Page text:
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Seat Belt, - Black
Crown®
Part Number: BELT1B
Vehicle Info Required to Guarantee Fit
$31.86
Vehicle Fitment
  • 1976 - 1983 Jeep CJ5 All Submodels All Engines
  • 1976 - 1986 Jeep CJ7 All Submodels All Engines
  • 1981 - 1985 Jeep Scrambler All Submodels All Engines
  • 1987 - 1995 Jeep Wrangler (YJ) All Submodels All Engines
Product Details
Location : Front, Passenger SideNotes : 60" Non-RetractableColor/Finish : BlackDimensions : 60 in.Quantity Sold : Sold individuallyWarranty : 1 year or 12,000-mile Crown limited warranty
Seat Belt, - Black
Crown®
Part Number: BELT2B
Vehicle Info Required to Guarantee Fit
$61.31
Vehicle Fitment
  • 1976 - 1981 Jeep CJ5 All Submodels All Engines
  • 1976 - 1981 Jeep CJ7 All Submodels All Engines
  • 1981 Jeep Scrambler All Submodels All Engines
Product Details
Location : Front, Driver SideNotes : Lap Belt; 2 Point; RetractableColor/Finish : BlackQuantity Sold : Sold individuallyWarranty : 1 year or 12,000-mile Crown limited warranty
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Accidents and collisions are a part of driving. So make sure your car is equipped with a Seat Belt to keep you from flying off your seat when it happens.
Flimsy as it may seem, your vehicle's seat belt plays a significant role in your driving safety. When you use a seat belt, you're five times safer than when you don't wear it. Isn't this benefit enough for you to use the seat belt on the road?
There are actually several kinds of seat belts for automotives. The seat belt in your vehicle is the standard three-point belt. This car seat belt uses one continuous line of durable material to comfortably strap your body to the seat. This belt is designed to go over your pelvis, chest, and shoulders, to hold back more of your body during sudden stops and collisions. And although seat belts aren't guaranteed to save lives, wearing these significantly increases your chances of survival during vehicular accidents. By harnessing your body against the seat, a seat belt can prevent your head from cracking against your vehicle's dashboard or windshield.
Safety should always be your first priority. Equip your vehicle with a complete set of reliable seat belts. Properly wearing these belts is also important to ensure protection. If you want to be sure with the quality of your vehicle's seat belts, trust those that come from our store. Our store offers a wide array of safety parts and accessories because just like you, we want your ride to be safe.

Seat Belts Buyer’s Guide

Summary

·   The seat belt is one of the most important safety devices in a vehicle.

·   Seat belts secure and protect the driver and their passengers from collision energy that may cause injury or even death.

·       They are made up of four parts: the webbing, retractor, seat belt buckle, and seat belt tongue.

·   They distribute force across a wider section of the body and prevent occupants from diving into the car doors, dashboard, and windshield.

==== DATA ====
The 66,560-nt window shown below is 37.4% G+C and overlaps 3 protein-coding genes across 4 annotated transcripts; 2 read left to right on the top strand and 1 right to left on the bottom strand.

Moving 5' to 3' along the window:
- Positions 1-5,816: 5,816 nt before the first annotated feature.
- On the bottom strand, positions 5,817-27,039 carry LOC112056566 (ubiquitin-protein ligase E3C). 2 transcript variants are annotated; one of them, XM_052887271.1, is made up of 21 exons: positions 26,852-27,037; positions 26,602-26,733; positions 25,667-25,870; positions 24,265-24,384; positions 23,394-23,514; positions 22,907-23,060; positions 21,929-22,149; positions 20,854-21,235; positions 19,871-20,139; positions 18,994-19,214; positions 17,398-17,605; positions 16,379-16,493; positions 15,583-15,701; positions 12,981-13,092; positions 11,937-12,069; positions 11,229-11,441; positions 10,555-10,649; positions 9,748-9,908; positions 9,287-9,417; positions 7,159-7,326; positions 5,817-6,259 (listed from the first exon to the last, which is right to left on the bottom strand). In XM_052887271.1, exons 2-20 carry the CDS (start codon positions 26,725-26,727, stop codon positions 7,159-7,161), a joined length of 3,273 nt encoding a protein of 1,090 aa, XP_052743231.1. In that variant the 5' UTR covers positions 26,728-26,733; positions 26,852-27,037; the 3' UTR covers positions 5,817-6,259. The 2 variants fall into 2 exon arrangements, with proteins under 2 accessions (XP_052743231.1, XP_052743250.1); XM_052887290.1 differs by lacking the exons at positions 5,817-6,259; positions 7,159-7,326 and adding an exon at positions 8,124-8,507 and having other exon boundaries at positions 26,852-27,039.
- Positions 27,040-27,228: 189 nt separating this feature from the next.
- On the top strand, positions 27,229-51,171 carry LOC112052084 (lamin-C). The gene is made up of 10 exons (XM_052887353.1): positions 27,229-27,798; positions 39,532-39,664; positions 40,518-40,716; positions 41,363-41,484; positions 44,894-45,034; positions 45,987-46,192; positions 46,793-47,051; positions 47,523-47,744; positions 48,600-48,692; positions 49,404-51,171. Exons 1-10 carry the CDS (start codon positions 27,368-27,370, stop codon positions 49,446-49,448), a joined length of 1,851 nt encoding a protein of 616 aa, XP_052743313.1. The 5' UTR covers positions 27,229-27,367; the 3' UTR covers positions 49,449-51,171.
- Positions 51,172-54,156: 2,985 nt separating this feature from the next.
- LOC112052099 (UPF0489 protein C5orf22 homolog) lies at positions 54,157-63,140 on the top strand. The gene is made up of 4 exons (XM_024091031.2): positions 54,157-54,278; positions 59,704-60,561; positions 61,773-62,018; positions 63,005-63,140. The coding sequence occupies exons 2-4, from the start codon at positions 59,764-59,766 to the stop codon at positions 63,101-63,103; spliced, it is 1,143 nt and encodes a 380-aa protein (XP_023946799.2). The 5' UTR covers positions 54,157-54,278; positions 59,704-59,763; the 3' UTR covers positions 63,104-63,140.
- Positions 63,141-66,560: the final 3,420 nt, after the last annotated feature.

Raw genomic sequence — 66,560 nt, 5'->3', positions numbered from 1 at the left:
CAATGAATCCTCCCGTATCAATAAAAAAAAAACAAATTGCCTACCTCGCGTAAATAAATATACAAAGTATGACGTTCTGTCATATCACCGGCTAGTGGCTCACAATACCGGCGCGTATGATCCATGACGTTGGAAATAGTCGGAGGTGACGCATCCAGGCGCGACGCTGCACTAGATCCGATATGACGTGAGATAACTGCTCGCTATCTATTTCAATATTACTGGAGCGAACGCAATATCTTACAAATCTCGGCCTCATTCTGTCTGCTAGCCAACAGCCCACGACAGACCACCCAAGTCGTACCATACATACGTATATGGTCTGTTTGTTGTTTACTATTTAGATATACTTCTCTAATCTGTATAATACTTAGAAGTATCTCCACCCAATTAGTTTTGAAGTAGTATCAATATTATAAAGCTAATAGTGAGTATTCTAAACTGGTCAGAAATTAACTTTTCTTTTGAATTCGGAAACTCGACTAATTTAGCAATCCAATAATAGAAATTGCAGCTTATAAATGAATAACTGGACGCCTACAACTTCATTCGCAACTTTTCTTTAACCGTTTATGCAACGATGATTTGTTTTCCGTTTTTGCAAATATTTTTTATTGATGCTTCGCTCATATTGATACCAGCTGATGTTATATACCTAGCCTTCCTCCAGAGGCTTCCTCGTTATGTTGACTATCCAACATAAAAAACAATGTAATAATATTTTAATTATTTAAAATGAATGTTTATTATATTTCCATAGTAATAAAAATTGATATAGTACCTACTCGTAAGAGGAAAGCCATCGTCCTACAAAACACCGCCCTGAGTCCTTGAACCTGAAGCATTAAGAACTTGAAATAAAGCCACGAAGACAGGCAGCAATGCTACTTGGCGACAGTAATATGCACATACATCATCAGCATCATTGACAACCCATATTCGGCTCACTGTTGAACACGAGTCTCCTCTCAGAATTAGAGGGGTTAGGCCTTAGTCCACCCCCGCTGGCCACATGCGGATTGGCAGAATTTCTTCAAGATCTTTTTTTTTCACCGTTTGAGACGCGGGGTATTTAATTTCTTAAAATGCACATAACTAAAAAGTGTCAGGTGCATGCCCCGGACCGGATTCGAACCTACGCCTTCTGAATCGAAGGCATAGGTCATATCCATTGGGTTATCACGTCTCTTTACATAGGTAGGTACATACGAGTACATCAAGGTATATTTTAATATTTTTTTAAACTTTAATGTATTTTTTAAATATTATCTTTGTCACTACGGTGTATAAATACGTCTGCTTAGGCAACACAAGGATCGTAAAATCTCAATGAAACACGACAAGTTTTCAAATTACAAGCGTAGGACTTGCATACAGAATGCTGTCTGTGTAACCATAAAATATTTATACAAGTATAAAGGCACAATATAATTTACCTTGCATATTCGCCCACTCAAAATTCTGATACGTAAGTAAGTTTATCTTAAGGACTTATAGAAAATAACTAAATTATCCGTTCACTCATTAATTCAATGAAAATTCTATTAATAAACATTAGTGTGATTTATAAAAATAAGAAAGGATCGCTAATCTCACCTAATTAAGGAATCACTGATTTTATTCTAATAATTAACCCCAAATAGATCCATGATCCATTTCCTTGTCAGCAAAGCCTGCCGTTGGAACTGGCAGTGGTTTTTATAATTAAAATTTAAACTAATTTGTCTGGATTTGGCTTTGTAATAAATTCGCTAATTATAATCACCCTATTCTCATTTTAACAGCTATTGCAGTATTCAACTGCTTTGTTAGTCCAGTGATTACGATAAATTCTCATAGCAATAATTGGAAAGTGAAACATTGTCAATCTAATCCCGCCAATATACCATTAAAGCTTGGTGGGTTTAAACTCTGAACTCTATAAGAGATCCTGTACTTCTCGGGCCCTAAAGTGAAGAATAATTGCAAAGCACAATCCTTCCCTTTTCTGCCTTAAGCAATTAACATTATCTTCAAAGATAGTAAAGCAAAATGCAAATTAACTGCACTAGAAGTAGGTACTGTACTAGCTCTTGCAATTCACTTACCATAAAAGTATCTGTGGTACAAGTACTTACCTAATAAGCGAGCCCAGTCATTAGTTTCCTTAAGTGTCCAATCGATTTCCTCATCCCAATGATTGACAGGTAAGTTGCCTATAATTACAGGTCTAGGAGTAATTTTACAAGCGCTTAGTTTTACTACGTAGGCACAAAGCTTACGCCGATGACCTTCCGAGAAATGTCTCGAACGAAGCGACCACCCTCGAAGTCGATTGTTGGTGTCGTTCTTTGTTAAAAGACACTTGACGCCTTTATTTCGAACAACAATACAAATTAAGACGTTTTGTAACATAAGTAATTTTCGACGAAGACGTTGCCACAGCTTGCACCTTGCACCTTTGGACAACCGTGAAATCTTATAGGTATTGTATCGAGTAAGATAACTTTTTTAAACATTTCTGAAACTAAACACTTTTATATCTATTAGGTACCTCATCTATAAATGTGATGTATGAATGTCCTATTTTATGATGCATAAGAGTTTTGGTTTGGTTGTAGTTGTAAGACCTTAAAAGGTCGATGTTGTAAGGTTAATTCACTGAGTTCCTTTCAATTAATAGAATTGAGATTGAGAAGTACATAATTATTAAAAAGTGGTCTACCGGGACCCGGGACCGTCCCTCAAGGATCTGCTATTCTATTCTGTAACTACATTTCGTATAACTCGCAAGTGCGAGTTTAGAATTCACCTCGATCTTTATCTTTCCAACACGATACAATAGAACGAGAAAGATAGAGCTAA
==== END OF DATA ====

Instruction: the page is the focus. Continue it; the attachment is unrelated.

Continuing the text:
·   Seat belts are tested by vehicle manufacturers to meet the requirements of the NHTSA’s Federal Motor Vehicle Safety Standards (FMVSS) and Regulations.

·       There are four types of automotive seat belts. These are lap belts, sash/shoulder belts, multi-point belts, and automatic seat belts.

·       The cost of a replacement seat belt varies depending on your vehicle’s specific year, make, and model. OE replacement parts will generally cost you anywhere between $20 to $85.

·       According to the latest data from the National Highway Traffic Safety Administration or NHTSA, wearing a seat belt saved the lives of almost 15,000 people involved in vehicular accidents in 2017. More than 2,500 additional lives would have been saved in the same year, had these people buckled up on the road.

What are seat belts?

The seat belt is one of the most important safety devices in a vehicle. Seat belts secure and protect the driver and their passengers from collision energy that may cause injury or even death. These vehicle restraints are installed on the driver, passenger, and back seats.

They are made up of four parts: the webbing, retractor, seat belt buckle, and seat belt tongue.

Webbing

The webbing is the part of the system that is wrapped around the body of the driver or passenger. This polyester belt is designed to support more than 28kNw.

Retractor

The retractor is the winding mechanism that allows the webbing to extend or pull back. Upon impact, this component locks the webbing in place, securing the occupant on the seat. Retractors come with a locking mechanism that stops the movement of the webbing when it is unspooled at a rate faster than normal and when the brakes are applied quickly.

Seat belt tongue

The seat belt tongue is a metal component that is connected to the webbing. This part inserted into the seat belt buckle to secure the system.

Seat belt buckle

The seat belt buckle is the mechanism that fastens and releases the seat belt tongue. It is designed in a way that makes it extremely easy for the user to secure the belt and for rescue workers to free occupants in case of a vehicle crash.

What are seat belts for?

Seat belts are a critical component of your car’s crash safety system. These vehicle restraints keep occupants propped in the correct position, minimizing the risk of injury or death upon impact. The system is designed to stretch and absorb impact energy.

They distribute force across a wider section of the body and prevent occupants from diving into the car doors, dashboard, and windshield. These also prevent the driver and passengers from being ejected from their seats upon deceleration.

The seat belt mechanism in your vehicle is designed to work with older teens and adults. However, the system can also be used to secure additional vehicle restraints such as car seats and boosters that are designed for infants and children.

When did seat belts become mandatory?